A few days later, the whole Hereford experience seemed like a bad dream. Danielle, Tag, Monroe and Smoot all had been bailed out and were awaiting trial. I was flying back to Stanford in less than a week and would be able to put the whole thing behind me. Until that summer when I was going to have to sit through hours of depositions with lawyers for all four of the defendants.
That Wednesday night, however, I chose not to think about the future and to revel in the moment instead. My mother had put together a little party for me as a kind of congratulations and a thank-you for catching the wily Hereford drug lord. The entire Morrison force, along with the mayor of Morrison and a few other people I didn’t recognize, were convoked to the station in semi-formal attire to down sparkling cider and eat hors d’oeuvres in my honor. I was beaming the whole night, feeling as if all my hard work was validated.
Even if I had chased the wrong people for two weeks and then basically stumbled upon the arrest after fortuitously spotting David out in the quad. I was sure that was how it happened all the time!
I was standing near the back wall, gabbing with Quincy and some of my mother’s colleagues, when Mom stood up near the front desk and called everyone to attention. I felt my face flush hot. This was going to be embarrassing.
“Thank you, everyone, for coming tonight to recognize the success of my daughter, Kim Stratford, on her first investigation!”
At this everyone applauded and turned around to smile at me. I raised my hand and grinned at the acclaim, feeling like an imbecile. But a happy one.
“You know I’m not the verbose type, but I’m very proud of my daughter and I just wanted to tell all of you that,” my mother continued. I felt tears spring to my eyes. It was one of the more perfect moments of my life.
“Kim, I have a little something for you if you want to come up here,” she said, waving me over.
There was more applause as I pushed myself away from the wall, surprised, and wove my way through the maze of people. I had no idea what was going on. Had she gotten me some kind of cheesy plastic medal or something?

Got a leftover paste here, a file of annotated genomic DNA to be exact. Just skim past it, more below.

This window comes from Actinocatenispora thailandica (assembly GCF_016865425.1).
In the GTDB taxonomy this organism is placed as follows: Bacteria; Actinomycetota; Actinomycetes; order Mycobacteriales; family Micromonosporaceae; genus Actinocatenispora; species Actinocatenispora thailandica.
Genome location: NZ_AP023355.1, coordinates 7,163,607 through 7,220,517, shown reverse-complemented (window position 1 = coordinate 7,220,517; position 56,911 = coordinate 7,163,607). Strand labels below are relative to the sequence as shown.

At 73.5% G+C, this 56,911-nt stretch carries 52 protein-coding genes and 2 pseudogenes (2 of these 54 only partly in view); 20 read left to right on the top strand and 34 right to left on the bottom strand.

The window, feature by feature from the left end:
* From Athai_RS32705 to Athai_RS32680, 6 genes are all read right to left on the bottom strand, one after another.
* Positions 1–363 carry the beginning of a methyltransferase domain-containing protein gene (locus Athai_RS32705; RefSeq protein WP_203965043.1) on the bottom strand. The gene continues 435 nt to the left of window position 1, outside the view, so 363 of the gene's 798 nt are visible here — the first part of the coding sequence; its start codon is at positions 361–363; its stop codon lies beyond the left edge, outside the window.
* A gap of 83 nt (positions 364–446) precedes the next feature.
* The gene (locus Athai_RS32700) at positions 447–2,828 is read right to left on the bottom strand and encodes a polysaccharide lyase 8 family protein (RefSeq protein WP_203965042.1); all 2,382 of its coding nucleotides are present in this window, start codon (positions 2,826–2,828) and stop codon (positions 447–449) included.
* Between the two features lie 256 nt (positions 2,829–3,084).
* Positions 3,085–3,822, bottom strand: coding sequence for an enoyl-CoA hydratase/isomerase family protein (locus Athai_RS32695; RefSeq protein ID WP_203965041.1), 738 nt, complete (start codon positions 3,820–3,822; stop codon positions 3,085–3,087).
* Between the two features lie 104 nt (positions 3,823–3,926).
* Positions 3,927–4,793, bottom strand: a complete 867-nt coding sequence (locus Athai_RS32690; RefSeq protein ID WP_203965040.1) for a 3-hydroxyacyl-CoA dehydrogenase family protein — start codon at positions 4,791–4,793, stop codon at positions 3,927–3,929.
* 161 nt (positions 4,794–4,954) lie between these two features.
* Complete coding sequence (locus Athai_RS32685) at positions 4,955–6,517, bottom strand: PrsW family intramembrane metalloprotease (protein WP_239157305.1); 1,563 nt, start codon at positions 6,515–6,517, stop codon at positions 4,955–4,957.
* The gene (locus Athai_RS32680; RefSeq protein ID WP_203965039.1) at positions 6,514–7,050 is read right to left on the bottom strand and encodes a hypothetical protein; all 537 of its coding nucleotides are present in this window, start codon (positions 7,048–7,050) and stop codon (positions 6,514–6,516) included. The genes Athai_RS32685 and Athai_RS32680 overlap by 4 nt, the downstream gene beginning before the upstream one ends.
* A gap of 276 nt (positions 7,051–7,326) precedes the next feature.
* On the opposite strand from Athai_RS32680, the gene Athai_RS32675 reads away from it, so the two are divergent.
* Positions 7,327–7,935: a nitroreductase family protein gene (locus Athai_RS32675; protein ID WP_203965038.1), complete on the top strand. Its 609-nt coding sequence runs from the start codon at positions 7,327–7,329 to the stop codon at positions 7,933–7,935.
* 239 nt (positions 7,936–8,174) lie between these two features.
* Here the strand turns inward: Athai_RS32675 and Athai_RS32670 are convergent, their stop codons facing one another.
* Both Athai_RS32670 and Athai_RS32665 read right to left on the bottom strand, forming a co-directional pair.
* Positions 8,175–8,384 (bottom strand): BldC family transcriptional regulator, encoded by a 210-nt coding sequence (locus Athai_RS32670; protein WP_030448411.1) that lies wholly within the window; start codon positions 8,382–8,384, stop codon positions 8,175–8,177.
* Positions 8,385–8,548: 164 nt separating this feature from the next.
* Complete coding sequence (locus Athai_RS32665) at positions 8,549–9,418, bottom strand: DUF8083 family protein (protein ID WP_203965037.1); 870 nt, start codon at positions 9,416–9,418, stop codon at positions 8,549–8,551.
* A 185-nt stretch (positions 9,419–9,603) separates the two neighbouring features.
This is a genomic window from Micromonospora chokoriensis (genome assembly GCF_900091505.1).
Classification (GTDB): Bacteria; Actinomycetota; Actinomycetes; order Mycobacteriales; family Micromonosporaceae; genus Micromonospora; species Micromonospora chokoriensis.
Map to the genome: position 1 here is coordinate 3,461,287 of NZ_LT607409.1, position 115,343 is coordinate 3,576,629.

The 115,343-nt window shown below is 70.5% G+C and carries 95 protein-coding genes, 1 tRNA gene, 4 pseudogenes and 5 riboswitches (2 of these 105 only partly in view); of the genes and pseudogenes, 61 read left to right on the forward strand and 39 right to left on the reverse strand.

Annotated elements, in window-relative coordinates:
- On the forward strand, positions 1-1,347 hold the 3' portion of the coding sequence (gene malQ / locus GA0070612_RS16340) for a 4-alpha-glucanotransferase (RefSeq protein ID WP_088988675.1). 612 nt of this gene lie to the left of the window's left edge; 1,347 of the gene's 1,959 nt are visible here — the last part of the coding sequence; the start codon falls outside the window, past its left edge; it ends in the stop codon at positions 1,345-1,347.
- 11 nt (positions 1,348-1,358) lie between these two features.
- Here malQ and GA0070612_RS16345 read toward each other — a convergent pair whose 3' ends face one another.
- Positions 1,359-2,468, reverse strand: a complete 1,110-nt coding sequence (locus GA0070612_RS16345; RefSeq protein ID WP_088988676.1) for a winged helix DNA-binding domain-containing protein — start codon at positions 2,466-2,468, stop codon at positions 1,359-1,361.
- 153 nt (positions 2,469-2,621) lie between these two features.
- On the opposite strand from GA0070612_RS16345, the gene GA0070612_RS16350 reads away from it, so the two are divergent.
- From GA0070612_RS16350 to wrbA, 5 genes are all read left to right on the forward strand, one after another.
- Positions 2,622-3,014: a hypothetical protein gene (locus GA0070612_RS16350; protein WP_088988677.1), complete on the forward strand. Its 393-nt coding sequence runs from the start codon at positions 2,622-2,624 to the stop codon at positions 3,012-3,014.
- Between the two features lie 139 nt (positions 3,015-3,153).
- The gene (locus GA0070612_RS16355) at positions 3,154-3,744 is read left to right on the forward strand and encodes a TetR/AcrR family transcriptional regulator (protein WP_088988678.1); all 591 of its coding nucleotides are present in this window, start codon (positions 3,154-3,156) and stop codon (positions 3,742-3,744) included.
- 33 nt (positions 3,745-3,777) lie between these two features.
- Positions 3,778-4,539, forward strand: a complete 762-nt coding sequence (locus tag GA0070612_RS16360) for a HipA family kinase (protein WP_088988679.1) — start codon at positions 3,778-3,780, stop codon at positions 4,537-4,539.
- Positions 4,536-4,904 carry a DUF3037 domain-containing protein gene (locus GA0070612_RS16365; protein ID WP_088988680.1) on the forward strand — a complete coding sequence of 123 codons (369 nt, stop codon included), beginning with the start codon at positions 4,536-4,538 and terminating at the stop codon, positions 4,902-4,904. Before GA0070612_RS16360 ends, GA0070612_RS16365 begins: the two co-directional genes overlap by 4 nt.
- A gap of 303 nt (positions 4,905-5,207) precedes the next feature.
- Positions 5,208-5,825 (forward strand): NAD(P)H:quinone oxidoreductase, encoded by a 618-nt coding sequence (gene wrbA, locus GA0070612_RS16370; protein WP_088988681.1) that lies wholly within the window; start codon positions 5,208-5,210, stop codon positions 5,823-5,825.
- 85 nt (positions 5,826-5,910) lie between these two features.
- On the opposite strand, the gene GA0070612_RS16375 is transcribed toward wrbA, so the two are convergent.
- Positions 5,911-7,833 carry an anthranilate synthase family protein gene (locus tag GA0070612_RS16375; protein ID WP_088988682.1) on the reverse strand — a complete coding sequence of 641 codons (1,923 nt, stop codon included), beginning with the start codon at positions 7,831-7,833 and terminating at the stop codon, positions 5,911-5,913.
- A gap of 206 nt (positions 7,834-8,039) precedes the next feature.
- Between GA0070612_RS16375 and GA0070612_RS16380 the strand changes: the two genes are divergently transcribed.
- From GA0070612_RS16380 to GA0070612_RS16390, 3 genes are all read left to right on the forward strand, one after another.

I stepped up next to her and the cheering waned. All eyes were on me as I stood there awkwardly, waiting and wondering what was going to happen next.
“Kim, in honor of the great success of your first ever case as a deputy detective—an investigation that led to four arrests,” she said, pausing for everyone to take this in, “I’d like to present you with this commendation, signed not only by myself and the mayor but also by the governor himself.”
Tad reached forward and handed my mother a framed certificate. My hands were shaking as she handed it to me, but somehow I maintained my equanimity. I read the commendation to myself as I grasped the frame with sweaty palms.
This commendation is presented to Ms. Kimberly Ann Stratford in recognition of excellence in the line of duty.
A reporter from the local newspaper snapped a few pictures of me and my mom, and of me shaking hands with the mayor. As the flash popped, blinding me, I could have sworn I saw a familiar figure hovering near the door. I blinked rapidly after the photographer was done and, finally, the person came into focus. It was Jon.
I was about to run over to him and show him the certificate, but my mother grabbed my arm.
“Kim, they want you to say a few words,” she told me.
I glanced from the spectators to Jon, longing just to run over to him, grab him and get the heck out of there, but I couldn’t turn down my moment in the spotlight. I stood up there in front of everyone, smiled and said, “Thanks everyone! Good night!”
Then I ran.
The crowd behind me laughed, and Jon was shaking his head in amusement when I reached him. He was wearing a shirt and tie under his leather jacket.
“Hey! See what I got!?” I said, holding up the frame.
“I’m impressed,” he said. “Not by your award, but by your eloquence up there.”
“I thought you of all people would appreciate a short oration,” I said with a smile.
“If it means we can get out of here, then I definitely do.”
I grabbed his hand and checked over my shoulder to make sure my mother wasn’t watching. She was otherwise occupied, chatting with the mayor and his wife—two people who had originally refused to endorse her for chief, but who now seemed completely enchanted by her.
Funny how quickly things changed.
“Now’s our chance,” I said to Jon. “Let’s go.”